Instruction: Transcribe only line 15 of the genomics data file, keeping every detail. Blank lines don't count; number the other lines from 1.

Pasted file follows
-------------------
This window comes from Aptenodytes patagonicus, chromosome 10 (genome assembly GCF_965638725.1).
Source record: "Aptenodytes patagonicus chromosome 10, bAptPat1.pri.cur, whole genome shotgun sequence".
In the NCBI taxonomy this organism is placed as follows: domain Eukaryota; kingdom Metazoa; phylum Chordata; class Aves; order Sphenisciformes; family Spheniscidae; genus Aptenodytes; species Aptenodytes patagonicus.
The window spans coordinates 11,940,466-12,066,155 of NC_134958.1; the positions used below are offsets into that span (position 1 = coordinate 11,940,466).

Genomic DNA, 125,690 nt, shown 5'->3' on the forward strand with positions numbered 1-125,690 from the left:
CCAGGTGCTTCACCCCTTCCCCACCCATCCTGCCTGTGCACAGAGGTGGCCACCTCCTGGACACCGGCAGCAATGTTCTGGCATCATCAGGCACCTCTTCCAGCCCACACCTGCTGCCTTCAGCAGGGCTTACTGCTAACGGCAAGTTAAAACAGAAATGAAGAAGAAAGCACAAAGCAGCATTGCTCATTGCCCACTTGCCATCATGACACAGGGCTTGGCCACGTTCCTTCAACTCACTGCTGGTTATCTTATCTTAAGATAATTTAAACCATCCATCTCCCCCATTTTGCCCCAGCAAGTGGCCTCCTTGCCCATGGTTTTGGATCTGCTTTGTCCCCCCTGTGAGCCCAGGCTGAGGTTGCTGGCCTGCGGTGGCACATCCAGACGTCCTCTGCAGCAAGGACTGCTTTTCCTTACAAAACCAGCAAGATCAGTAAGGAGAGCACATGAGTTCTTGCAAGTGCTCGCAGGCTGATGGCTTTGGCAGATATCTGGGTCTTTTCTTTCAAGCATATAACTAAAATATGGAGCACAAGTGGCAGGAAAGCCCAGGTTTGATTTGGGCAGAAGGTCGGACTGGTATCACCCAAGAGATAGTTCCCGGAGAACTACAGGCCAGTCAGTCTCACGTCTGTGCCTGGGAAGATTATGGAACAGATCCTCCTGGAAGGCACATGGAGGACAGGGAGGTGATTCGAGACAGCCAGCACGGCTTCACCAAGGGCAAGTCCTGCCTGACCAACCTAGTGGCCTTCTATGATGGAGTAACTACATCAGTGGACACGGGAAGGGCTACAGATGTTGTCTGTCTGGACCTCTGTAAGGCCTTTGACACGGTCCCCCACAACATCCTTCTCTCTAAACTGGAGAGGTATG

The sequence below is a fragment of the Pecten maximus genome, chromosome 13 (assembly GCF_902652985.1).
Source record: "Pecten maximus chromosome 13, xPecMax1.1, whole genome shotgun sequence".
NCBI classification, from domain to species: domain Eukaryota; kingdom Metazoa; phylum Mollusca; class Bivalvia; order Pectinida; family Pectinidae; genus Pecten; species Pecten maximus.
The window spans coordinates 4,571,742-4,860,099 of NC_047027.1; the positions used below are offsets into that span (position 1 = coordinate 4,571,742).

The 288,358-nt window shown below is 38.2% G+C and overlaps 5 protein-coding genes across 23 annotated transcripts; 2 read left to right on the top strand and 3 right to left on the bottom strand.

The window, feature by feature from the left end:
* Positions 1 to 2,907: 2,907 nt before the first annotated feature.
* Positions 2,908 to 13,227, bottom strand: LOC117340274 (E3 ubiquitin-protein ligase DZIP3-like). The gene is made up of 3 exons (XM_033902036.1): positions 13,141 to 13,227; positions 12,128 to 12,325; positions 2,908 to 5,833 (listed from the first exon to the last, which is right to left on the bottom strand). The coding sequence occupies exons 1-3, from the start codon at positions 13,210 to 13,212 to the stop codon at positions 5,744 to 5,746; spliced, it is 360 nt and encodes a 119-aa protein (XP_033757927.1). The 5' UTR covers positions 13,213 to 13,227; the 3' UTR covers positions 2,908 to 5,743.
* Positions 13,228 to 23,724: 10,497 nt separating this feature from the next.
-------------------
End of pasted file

* Positions 13,228 to 23,724: 10,497 nt separating this feature from the next.